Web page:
Obviously, there's no need to relocate them. Open the doors and let them go -- that's immediate release. They're essentially children, according to the argument, so let them run around at the local school playground. It's perfectly safe, because they're people, right?
The fact that the GAP does not engage in these methods, but essentially wishes to transfer ownership of the captive apes, indicates a tacit agreement that apes are property. A cage is still a cage, no matter how beautiful the bars.
Posted by Tom, 2/20/2006 7:28:00 AM (Permalink). 1 Comment. Leave a comment...
Sunday, February 19, 2006
I've just finished this, the second book of David Weber's Honor Harrington series. Holy crap, this guy is good! I don't know if he can sustain this throughout the next 9 books, but I'm dying to find out. Tomorrow is a trip to the local bookstore for book 3, The Short Victorious War.
Honor is the captain we never saw on any version of Star Trek: fearless, dedicated, utterly committed to her duty, brilliant in tactics, and tenacious in battle. She has not done so in either of the books I've read, but in each I am fully expecting to see her go to ramming speed when her last weapon is spent. I've also discovered a hidden danger in each of these books: when I hit about the 75% mark, they are impossible to put down. I have finished both in the wee hours of the morning. Once that final engagement starts, my eyes are glued to the page. And I even found myself ordering up a copy of Homeworld 2 just so I could experience some cap-ship combat of my own.
Posted by Tom, 2/19/2006 10:42:00 PM (Permalink). 0 Comments. Leave a comment...
Friday, February 17, 2006
Every once in a while I read an article that I almost don't post anything about, because when I get started quoting bits and pieces of it, I wind up wanting to quote the whole thing. But the article still has a profound meaning for me, and I want to comment on it anyway. Reason recently had just such an article, Culture of Fear, by Ronald Bailey.
Go read it, I'll wait.
I've spent a fair amount of time griping about how just 2 short decades ago, I used to ride my bicycle down the road *gasp* without a helmet *gasp* and usually in "no hands" fashion. I almost got hit by a car once. I crashed and burned and got horrible road rash once. I never stopped. Nowadays I see kids putting on enough protective equipment to play tackle football, but all they're doing is riding their bikes on the lawn.
The really valuable point that Bailey makes is that so-called "progressives" are anti-progress. In every contact I have with these people, I get argument after argument of why progress, research, and new products should be stifled. They live their lives and form their personal philosophies around the precautionary principle. It is a damn scary world they live in, and they wonder why I don't want to join them.
I want nothing more than to see an end to this culture of fear. Shut down the FDA. Make seat belts and airbags optional equipment. Get real jobs for the people at the CPSC -- they can deliver pizza for Domino's or something. But please, oh please, STOP asking me to panic. STOP telling me that risk is inherently bad.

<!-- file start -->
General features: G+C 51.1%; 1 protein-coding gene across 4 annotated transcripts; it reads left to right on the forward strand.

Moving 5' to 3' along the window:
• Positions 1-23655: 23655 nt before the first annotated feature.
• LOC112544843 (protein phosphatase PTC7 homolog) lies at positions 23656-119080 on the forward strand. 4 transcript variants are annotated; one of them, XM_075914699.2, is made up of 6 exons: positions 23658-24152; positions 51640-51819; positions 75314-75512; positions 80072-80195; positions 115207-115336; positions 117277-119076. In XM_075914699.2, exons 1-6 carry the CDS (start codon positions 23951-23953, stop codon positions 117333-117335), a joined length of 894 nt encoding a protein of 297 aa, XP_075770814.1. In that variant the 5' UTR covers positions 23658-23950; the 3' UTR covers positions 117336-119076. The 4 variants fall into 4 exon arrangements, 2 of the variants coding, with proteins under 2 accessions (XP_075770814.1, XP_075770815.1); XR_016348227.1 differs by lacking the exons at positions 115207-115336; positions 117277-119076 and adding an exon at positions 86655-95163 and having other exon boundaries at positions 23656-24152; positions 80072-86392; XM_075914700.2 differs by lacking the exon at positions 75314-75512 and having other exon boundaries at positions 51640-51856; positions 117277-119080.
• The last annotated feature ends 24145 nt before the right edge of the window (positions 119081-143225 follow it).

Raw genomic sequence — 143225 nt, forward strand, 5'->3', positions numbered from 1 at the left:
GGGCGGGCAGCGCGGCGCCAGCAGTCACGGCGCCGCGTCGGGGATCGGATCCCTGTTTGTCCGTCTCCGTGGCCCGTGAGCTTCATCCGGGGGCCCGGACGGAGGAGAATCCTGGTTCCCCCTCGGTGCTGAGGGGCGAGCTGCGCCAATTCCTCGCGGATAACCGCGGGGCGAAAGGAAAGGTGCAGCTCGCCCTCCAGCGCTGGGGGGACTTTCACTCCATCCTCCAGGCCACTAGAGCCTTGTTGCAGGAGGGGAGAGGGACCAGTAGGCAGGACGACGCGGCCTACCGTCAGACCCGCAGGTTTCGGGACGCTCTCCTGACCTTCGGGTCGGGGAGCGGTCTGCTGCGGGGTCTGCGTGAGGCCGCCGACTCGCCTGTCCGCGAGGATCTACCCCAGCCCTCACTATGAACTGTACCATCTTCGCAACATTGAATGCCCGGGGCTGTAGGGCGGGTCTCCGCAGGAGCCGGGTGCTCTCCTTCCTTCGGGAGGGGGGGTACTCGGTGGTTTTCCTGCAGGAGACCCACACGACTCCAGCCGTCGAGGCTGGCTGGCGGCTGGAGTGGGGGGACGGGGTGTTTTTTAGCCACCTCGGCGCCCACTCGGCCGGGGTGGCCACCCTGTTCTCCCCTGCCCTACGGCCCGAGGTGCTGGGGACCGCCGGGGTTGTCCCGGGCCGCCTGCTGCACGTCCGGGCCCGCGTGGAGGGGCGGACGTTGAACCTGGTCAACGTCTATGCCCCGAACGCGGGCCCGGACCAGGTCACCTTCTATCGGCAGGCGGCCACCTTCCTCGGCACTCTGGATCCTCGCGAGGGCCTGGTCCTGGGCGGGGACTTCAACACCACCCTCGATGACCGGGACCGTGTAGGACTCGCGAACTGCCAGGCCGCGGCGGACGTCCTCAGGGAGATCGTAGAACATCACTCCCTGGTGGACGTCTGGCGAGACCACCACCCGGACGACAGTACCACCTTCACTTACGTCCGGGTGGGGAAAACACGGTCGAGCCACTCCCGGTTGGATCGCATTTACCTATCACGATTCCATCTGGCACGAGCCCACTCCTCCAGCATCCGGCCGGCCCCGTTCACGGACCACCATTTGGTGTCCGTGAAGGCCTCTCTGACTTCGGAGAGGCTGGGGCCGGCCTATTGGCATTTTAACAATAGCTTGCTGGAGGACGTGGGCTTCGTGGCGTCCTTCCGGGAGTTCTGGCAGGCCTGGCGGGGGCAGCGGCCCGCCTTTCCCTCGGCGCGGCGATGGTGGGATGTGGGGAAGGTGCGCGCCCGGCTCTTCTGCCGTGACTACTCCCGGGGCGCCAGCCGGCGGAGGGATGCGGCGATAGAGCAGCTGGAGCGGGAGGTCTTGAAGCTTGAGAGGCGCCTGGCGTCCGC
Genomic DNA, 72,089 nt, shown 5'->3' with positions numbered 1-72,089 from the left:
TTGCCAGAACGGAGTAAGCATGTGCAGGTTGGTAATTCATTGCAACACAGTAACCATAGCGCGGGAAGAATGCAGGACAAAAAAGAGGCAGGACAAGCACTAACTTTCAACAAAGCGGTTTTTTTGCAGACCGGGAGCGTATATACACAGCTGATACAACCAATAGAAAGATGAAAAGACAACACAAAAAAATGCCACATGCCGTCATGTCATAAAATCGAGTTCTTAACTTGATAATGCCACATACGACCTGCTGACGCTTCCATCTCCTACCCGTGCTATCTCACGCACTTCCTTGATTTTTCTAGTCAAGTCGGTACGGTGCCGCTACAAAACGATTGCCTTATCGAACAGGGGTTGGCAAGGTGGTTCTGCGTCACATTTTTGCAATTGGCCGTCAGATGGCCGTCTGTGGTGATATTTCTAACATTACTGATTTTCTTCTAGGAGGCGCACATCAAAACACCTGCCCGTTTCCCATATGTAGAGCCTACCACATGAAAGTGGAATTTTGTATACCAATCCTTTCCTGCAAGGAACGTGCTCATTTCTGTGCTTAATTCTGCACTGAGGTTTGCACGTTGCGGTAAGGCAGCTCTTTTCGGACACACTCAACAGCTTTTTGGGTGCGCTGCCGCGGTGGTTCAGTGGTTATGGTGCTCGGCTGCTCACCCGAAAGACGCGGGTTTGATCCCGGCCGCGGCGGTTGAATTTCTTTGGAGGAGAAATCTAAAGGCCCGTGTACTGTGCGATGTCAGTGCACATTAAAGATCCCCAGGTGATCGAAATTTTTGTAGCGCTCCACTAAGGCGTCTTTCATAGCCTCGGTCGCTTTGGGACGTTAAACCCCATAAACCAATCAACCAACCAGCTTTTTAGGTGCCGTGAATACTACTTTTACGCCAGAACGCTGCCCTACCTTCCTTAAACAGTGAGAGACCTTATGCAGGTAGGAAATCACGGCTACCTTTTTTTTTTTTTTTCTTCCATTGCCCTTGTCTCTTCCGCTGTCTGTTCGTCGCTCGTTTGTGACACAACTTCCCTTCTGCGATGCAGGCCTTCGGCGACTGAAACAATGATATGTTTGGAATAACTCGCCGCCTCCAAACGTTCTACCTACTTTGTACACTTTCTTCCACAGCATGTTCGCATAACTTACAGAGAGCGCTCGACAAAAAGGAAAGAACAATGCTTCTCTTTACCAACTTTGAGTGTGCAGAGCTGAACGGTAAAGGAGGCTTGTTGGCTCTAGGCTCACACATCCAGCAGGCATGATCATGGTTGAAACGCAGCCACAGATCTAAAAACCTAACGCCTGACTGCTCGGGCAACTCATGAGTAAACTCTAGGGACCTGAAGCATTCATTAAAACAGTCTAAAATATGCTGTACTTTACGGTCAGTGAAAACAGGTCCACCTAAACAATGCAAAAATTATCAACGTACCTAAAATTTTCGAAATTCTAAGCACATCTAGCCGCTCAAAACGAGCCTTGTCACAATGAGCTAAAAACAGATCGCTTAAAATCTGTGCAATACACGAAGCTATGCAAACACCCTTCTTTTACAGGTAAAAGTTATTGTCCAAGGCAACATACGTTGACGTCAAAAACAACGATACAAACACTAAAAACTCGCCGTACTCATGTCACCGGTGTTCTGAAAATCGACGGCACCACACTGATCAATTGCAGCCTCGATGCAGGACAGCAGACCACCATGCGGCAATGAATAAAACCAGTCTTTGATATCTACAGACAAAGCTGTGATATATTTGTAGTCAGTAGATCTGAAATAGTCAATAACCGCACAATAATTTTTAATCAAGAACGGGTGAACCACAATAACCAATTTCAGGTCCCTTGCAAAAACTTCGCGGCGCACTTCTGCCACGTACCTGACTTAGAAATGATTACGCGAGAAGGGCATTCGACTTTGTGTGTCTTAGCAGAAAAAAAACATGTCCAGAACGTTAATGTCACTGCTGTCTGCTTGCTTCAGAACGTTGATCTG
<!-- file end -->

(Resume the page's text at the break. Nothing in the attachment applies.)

All I want is to realize the promise of that wonderful legal phrase: "At your own risk". If I'm really concerned, I'll buy insurance (aka transferring the risk). I don't need the rest. You shouldn't either. If you don't like risks, don't take any. Just don't force me to give up my right to risk.
Posted by Tom, 2/17/2006 6:44:00 AM (Permalink). 0 Comments. Leave a comment...
Thursday, February 16, 2006
I mean, just look at them, all the time screaming about something. And unless this is a very over-the-top stab (pun intended) at exaggerational humor, the following quote (from here) says it all:
“Unfortunately, people in the Muslim world feel that this is a new 9/11 against themselves. In Europe unfortunately Muslims have taken the place of Jews during World War II." [-- Ekmeleddin Ihsanoglu]
Flying planes into buildings, killing thousands = six million people exterminated like rats = cartoons mocking a religious figure
You've GOT to be kidding me.
Posted by Tom, 2/16/2006 7:27:00 AM (Permalink). 0 Comments. Leave a comment...
Wednesday, February 15, 2006
Three Killed in Massive Cartoon Protests
Words fail me.
Posted by Tom, 2/15/2006 7:19:00 AM (Permalink). 0 Comments. Leave a comment...
Tuesday, February 14, 2006
Here's a nice article about the features in Microsoft's latest version of the Windows series of operating systems, Windows Vista. Unfortunately, as you'll see, the article makes a better case for buying a Mac.
1. Security, security, security: Windows XP Service Pack 2 patched a lot of holes, but Vista takes security to the next level. There are literally too many changes to list here, from the bidirectional software firewall that monitors inbound and outbound traffic to Windows Services Hardening, which prevents obscure background processes from being hijacked and changing your system. There's also full-disk encryption, which prevents thieves from accessing your data, even if they steal the PC out from under your nose.